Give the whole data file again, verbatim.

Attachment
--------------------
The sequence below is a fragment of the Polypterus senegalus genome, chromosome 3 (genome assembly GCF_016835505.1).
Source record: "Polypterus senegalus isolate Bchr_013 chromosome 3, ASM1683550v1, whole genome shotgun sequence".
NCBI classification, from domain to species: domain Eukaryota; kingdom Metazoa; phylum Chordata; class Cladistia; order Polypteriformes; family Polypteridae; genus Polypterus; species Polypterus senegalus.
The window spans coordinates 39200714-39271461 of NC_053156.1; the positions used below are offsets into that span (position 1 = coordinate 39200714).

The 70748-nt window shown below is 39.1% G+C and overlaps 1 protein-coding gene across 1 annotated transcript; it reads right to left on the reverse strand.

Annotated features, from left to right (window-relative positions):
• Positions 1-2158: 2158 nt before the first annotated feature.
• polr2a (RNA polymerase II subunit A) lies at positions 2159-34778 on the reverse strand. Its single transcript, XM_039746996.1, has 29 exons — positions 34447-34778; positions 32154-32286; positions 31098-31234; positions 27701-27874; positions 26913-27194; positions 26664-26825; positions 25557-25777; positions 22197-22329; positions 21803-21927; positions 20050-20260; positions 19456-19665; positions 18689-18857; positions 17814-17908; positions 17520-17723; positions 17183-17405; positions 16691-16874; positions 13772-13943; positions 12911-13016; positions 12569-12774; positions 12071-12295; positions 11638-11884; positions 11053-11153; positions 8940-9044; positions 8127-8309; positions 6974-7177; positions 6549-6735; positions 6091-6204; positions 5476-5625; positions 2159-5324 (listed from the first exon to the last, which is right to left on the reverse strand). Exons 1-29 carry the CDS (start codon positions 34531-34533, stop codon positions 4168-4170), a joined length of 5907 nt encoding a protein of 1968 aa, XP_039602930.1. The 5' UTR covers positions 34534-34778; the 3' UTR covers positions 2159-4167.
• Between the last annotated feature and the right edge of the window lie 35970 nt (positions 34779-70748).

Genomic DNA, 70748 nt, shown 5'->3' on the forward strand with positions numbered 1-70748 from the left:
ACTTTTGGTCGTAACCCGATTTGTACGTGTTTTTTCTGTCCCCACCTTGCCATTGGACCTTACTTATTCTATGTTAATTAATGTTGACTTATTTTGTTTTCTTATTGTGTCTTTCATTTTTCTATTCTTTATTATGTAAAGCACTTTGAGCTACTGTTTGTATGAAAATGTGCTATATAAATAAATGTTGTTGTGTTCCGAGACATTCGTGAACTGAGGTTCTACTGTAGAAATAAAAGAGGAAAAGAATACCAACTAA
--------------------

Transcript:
The sequence below is a fragment of the Polypterus senegalus genome, chromosome 3 (genome assembly GCF_016835505.1).
Source record: "Polypterus senegalus isolate Bchr_013 chromosome 3, ASM1683550v1, whole genome shotgun sequence".
NCBI classification, from domain to species: domain Eukaryota; kingdom Metazoa; phylum Chordata; class Cladistia; order Polypteriformes; family Polypteridae; genus Polypterus; species Polypterus senegalus.
The window spans coordinates 39200714-39271461 of NC_053156.1; the positions used below are offsets into that span (position 1 = coordinate 39200714).

The 70748-nt window shown below is 39.1% G+C and overlaps 1 protein-coding gene across 1 annotated transcript; it reads right to left on the reverse strand.

Annotated features, from left to right (window-relative positions):
• Positions 1-2158: 2158 nt before the first annotated feature.
• polr2a (RNA polymerase II subunit A) lies at positions 2159-34778 on the reverse strand. Its single transcript, XM_039746996.1, has 29 exons — positions 34447-34778; positions 32154-32286; positions 31098-31234; positions 27701-27874; positions 26913-27194; positions 26664-26825; positions 25557-25777; positions 22197-22329; positions 21803-21927; positions 20050-20260; positions 19456-19665; positions 18689-18857; positions 17814-17908; positions 17520-17723; positions 17183-17405; positions 16691-16874; positions 13772-13943; positions 12911-13016; positions 12569-12774; positions 12071-12295; positions 11638-11884; positions 11053-11153; positions 8940-9044; positions 8127-8309; positions 6974-7177; positions 6549-6735; positions 6091-6204; positions 5476-5625; positions 2159-5324 (listed from the first exon to the last, which is right to left on the reverse strand). Exons 1-29 carry the CDS (start codon positions 34531-34533, stop codon positions 4168-4170), a joined length of 5907 nt encoding a protein of 1968 aa, XP_039602930.1. The 5' UTR covers positions 34534-34778; the 3' UTR covers positions 2159-4167.
• Between the last annotated feature and the right edge of the window lie 35970 nt (positions 34779-70748).

Genomic DNA, 70748 nt, shown 5'->3' on the forward strand with positions numbered 1-70748 from the left:
ACTTTTGGTCGTAACCCGATTTGTACGTGTTTTTTCTGTCCCCACCTTGCCATTGGACCTTACTTATTCTATGTTAATTAATGTTGACTTATTTTGTTTTCTTATTGTGTCTTTCATTTTTCTATTCTTTATTATGTAAAGCACTTTGAGCTACTGTTTGTATGAAAATGTGCTATATAAATAAATGTTGTTGTGTTCCGAGACATTCGTGAACTGAGGTTCTACTGTAGAAATAAAAGAGGAAAAGAATACCAACTAA